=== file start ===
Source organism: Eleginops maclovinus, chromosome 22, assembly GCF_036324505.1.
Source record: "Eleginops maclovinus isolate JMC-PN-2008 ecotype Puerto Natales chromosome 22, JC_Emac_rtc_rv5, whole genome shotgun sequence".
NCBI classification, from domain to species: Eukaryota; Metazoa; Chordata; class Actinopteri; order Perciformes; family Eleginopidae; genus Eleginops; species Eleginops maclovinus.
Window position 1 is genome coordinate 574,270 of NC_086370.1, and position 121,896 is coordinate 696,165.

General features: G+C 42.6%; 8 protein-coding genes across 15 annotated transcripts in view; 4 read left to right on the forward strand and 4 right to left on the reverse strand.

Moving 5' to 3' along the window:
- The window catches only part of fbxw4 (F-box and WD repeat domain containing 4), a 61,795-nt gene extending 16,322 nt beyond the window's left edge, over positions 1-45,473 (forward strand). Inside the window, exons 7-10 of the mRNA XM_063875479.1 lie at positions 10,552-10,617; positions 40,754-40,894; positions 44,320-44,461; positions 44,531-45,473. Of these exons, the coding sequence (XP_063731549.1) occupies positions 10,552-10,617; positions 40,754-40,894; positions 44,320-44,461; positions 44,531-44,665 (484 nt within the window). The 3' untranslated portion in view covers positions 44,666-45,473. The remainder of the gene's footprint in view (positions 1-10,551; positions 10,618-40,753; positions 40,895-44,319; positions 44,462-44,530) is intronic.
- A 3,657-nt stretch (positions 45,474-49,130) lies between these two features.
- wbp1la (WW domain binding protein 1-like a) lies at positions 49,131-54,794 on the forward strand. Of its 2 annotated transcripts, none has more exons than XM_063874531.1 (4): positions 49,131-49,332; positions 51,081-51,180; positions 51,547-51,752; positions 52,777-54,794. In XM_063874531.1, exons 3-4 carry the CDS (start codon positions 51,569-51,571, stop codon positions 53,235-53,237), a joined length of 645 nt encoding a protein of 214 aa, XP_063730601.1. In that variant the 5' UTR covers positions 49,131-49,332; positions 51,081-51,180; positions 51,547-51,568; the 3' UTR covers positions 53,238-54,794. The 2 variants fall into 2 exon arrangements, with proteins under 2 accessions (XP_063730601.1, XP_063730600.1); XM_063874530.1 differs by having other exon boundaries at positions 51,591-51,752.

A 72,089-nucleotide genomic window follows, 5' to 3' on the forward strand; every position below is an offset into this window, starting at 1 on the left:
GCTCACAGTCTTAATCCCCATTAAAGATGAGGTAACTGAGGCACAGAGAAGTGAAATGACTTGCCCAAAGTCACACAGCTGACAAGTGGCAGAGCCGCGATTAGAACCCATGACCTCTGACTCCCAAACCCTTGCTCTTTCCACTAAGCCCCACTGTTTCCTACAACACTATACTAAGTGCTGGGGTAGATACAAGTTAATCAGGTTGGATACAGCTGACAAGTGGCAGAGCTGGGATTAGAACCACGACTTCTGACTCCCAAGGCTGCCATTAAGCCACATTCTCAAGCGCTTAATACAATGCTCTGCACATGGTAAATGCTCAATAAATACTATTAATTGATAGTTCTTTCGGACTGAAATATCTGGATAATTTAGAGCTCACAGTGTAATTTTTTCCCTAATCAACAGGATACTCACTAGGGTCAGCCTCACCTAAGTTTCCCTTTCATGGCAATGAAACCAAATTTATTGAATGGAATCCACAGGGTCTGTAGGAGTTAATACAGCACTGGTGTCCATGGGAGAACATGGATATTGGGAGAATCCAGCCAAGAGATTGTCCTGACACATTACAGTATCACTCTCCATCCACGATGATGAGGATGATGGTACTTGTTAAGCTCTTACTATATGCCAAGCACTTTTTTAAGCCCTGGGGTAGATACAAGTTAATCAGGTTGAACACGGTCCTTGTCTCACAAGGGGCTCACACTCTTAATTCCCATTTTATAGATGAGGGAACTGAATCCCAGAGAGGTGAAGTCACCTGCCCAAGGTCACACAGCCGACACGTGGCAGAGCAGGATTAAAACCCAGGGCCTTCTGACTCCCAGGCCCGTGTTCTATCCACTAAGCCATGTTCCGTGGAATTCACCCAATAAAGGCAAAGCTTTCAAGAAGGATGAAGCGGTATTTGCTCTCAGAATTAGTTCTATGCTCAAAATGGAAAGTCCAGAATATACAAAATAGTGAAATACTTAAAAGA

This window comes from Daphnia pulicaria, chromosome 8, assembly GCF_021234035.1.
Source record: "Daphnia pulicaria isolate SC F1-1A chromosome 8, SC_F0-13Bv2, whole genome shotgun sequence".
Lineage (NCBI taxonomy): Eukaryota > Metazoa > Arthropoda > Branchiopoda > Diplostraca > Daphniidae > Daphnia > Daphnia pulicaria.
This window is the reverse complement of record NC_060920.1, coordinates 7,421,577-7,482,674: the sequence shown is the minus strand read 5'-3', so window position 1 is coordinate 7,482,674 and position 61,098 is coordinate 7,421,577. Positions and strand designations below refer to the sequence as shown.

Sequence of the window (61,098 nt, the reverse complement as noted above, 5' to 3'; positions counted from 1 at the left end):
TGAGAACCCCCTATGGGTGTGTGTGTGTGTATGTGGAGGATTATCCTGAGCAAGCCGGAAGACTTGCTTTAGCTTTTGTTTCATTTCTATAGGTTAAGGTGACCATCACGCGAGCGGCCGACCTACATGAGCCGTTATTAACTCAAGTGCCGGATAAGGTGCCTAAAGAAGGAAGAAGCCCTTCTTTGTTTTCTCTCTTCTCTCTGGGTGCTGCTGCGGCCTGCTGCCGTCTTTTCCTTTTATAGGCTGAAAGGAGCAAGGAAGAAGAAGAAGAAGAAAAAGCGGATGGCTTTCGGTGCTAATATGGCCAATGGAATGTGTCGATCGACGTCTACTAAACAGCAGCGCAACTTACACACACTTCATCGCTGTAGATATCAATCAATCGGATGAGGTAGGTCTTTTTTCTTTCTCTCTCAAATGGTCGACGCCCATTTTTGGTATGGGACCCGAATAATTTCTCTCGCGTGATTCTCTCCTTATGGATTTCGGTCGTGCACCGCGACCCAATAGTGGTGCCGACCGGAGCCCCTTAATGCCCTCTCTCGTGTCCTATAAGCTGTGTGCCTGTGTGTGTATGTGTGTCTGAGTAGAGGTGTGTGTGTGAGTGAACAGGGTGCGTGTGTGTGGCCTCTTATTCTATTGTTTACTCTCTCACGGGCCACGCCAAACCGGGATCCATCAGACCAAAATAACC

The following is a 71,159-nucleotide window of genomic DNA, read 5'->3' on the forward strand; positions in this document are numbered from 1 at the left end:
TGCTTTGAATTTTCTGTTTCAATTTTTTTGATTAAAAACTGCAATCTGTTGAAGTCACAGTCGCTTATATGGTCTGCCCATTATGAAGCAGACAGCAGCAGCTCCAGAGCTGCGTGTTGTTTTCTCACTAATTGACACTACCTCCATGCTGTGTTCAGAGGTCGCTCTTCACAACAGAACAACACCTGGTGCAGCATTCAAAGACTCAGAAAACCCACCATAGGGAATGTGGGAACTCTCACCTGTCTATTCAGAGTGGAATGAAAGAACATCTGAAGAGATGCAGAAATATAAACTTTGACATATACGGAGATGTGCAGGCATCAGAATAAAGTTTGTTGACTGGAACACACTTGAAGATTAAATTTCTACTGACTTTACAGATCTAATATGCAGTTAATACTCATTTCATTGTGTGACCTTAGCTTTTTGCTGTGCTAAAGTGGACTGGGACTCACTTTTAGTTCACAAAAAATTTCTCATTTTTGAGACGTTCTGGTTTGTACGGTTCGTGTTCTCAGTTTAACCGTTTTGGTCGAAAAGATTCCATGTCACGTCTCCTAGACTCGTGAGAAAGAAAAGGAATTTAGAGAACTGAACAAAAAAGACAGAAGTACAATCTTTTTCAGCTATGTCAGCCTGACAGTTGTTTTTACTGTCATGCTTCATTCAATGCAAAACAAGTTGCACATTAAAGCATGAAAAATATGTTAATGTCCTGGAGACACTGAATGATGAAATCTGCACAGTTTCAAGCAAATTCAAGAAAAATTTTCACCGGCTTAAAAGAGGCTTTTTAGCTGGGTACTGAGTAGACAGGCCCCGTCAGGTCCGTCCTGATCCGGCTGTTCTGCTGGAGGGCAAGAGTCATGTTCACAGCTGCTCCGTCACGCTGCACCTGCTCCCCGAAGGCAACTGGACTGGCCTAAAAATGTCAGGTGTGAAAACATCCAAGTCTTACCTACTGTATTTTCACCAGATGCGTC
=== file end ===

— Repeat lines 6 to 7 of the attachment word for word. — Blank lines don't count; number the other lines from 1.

Moving 5' to 3' along the window:
- The window catches only part of fbxw4 (F-box and WD repeat domain containing 4), a 61,795-nt gene extending 16,322 nt beyond the window's left edge, over positions 1-45,473 (forward strand). Inside the window, exons 7-10 of the mRNA XM_063875479.1 lie at positions 10,552-10,617; positions 40,754-40,894; positions 44,320-44,461; positions 44,531-45,473. Of these exons, the coding sequence (XP_063731549.1) occupies positions 10,552-10,617; positions 40,754-40,894; positions 44,320-44,461; positions 44,531-44,665 (484 nt within the window). The 3' untranslated portion in view covers positions 44,666-45,473. The remainder of the gene's footprint in view (positions 1-10,551; positions 10,618-40,753; positions 40,895-44,319; positions 44,462-44,530) is intronic.